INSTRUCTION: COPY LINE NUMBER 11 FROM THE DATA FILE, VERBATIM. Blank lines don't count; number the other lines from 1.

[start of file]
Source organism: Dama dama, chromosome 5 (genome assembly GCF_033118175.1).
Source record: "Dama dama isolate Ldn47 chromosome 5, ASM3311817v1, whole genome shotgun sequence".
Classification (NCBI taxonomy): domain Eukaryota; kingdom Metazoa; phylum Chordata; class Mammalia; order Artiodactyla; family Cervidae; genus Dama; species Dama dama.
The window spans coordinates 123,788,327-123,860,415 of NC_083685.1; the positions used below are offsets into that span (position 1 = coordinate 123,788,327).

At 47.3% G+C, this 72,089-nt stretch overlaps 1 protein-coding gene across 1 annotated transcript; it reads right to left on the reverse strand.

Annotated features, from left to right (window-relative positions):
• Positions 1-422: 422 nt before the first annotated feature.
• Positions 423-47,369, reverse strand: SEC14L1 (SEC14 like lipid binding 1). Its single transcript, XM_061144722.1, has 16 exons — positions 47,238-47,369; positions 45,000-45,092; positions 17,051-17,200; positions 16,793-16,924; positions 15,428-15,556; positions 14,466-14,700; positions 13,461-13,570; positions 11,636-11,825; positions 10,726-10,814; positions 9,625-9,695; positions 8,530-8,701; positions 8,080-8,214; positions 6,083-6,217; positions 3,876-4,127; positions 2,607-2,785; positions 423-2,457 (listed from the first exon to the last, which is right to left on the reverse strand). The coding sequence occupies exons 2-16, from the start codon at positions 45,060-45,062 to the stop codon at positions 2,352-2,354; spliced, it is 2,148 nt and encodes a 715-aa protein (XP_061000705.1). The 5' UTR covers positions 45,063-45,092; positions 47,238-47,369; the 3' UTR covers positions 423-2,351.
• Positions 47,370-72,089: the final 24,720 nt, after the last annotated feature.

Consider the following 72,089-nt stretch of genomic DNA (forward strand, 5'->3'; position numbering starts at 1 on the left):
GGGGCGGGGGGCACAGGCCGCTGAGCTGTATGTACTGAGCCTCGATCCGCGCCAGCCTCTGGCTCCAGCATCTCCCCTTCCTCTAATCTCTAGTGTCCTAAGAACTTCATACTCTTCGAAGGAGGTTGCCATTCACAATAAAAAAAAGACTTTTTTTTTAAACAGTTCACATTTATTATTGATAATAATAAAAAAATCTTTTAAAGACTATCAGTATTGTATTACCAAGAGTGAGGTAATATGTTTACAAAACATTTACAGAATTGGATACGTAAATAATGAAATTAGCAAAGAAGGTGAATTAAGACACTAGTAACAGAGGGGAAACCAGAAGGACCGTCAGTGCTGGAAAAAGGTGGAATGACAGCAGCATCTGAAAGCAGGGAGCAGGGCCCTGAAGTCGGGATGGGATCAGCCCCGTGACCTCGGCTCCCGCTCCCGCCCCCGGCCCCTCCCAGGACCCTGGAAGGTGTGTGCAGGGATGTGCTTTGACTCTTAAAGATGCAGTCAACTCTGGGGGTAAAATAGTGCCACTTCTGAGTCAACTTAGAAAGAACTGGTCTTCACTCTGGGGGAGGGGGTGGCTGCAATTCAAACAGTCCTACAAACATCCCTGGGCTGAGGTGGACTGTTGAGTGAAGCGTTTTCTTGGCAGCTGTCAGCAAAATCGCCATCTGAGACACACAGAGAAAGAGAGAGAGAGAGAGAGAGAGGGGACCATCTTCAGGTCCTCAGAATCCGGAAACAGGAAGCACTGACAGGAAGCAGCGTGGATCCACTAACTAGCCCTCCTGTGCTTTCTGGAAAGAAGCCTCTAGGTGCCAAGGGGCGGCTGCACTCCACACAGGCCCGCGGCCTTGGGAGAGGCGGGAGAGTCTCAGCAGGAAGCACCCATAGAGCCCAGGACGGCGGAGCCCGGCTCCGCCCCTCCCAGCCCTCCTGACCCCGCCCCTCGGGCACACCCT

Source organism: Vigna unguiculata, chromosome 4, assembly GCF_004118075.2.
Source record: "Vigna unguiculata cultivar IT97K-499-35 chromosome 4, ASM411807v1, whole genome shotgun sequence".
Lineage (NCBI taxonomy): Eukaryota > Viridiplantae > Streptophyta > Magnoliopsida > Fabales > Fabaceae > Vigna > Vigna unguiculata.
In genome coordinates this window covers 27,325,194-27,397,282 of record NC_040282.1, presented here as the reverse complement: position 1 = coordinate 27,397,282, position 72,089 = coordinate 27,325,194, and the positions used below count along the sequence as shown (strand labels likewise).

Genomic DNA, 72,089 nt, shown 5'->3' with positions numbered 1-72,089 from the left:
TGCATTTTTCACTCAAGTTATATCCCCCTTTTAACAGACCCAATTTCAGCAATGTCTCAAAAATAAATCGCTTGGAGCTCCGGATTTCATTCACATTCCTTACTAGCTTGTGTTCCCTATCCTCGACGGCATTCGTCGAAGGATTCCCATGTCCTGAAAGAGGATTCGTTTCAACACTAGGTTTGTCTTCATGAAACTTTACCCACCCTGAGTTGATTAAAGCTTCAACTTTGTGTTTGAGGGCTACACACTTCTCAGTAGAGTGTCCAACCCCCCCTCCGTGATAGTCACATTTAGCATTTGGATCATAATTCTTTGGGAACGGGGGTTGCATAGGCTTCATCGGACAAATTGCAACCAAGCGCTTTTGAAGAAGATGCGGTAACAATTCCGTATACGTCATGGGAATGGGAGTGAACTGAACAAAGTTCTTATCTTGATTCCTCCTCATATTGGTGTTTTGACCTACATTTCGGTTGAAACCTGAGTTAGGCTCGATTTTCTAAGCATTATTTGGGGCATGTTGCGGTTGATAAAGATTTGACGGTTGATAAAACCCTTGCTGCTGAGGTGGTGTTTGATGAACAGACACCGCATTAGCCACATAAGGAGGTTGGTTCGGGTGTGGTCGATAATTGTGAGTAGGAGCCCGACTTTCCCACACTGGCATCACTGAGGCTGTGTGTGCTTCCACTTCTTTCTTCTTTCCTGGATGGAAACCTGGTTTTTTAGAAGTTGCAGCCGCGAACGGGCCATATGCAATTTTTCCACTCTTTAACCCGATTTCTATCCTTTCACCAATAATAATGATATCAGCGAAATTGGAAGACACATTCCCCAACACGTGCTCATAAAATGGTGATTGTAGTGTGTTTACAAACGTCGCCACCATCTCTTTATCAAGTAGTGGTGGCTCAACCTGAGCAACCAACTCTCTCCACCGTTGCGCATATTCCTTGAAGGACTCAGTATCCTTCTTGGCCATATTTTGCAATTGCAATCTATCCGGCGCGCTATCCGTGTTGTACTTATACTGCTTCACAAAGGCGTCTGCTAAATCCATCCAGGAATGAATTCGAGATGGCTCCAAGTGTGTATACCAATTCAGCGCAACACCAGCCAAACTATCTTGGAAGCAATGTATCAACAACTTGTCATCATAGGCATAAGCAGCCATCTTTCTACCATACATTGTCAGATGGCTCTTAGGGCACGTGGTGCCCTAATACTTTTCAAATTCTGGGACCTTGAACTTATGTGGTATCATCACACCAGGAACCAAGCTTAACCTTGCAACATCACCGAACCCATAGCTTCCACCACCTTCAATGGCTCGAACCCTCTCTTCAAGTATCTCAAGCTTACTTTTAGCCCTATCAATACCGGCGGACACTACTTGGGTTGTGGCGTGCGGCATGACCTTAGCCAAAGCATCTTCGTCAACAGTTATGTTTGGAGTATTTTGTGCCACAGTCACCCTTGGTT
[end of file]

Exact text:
GGGGCGGGGGGCACAGGCCGCTGAGCTGTATGTACTGAGCCTCGATCCGCGCCAGCCTCTGGCTCCAGCATCTCCCCTTCCTCTAATCTCTAGTGTCCTAAGAACTTCATACTCTTCGAAGGAGGTTGCCATTCACAATAAAAAAAAGACTTTTTTTTTAAACAGTTCACATTTATTATTGATAATAATAAAAAAATCTTTTAAAGACTATCAGTATTGTATTACCAAGAGTGAGGTAATATGTTTACAAAACATTTACAGAATTGGATACGTAAATAATGAAATTAGCAAAGAAGGTGAATTAAGACACTAGTAACAGAGGGGAAACCAGAAGGACCGTCAGTGCTGGAAAAAGGTGGAATGACAGCAGCATCTGAAAGCAGGGAGCAGGGCCCTGAAGTCGGGATGGGATCAGCCCCGTGACCTCGGCTCCCGCTCCCGCCCCCGGCCCCTCCCAGGACCCTGGAAGGTGTGTGCAGGGATGTGCTTTGACTCTTAAAGATGCAGTCAACTCTGGGGGTAAAATAGTGCCACTTCTGAGTCAACTTAGAAAGAACTGGTCTTCACTCTGGGGGAGGGGGTGGCTGCAATTCAAACAGTCCTACAAACATCCCTGGGCTGAGGTGGACTGTTGAGTGAAGCGTTTTCTTGGCAGCTGTCAGCAAAATCGCCATCTGAGACACACAGAGAAAGAGAGAGAGAGAGAGAGAGAGGGGACCATCTTCAGGTCCTCAGAATCCGGAAACAGGAAGCACTGACAGGAAGCAGCGTGGATCCACTAACTAGCCCTCCTGTGCTTTCTGGAAAGAAGCCTCTAGGTGCCAAGGGGCGGCTGCACTCCACACAGGCCCGCGGCCTTGGGAGAGGCGGGAGAGTCTCAGCAGGAAGCACCCATAGAGCCCAGGACGGCGGAGCCCGGCTCCGCCCCTCCCAGCCCTCCTGACCCCGCCCCTCGGGCACACCCT